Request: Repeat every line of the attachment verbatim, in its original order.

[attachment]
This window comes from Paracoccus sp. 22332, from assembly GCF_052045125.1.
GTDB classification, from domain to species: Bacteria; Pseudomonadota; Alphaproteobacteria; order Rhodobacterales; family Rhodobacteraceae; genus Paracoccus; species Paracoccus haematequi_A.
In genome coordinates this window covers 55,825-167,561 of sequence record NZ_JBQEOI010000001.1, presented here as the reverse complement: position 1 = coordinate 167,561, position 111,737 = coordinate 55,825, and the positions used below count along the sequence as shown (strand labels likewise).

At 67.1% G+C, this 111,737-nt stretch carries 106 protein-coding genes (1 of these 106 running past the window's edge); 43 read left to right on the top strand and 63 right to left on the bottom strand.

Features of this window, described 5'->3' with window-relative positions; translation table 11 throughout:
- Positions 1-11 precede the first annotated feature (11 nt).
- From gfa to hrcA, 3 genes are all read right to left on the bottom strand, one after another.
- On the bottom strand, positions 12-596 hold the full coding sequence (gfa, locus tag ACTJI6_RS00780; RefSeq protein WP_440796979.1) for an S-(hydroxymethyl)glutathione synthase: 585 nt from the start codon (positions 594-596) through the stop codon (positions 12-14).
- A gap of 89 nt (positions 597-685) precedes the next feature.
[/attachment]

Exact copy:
This window comes from Paracoccus sp. 22332, from assembly GCF_052045125.1.
GTDB classification, from domain to species: Bacteria; Pseudomonadota; Alphaproteobacteria; order Rhodobacterales; family Rhodobacteraceae; genus Paracoccus; species Paracoccus haematequi_A.
In genome coordinates this window covers 55,825-167,561 of sequence record NZ_JBQEOI010000001.1, presented here as the reverse complement: position 1 = coordinate 167,561, position 111,737 = coordinate 55,825, and the positions used below count along the sequence as shown (strand labels likewise).

At 67.1% G+C, this 111,737-nt stretch carries 106 protein-coding genes (1 of these 106 running past the window's edge); 43 read left to right on the top strand and 63 right to left on the bottom strand.

Features of this window, described 5'->3' with window-relative positions; translation table 11 throughout:
- Positions 1-11 precede the first annotated feature (11 nt).
- From gfa to hrcA, 3 genes are all read right to left on the bottom strand, one after another.
- On the bottom strand, positions 12-596 hold the full coding sequence (gfa, locus tag ACTJI6_RS00780; RefSeq protein WP_440796979.1) for an S-(hydroxymethyl)glutathione synthase: 585 nt from the start codon (positions 594-596) through the stop codon (positions 12-14).
- A gap of 89 nt (positions 597-685) precedes the next feature.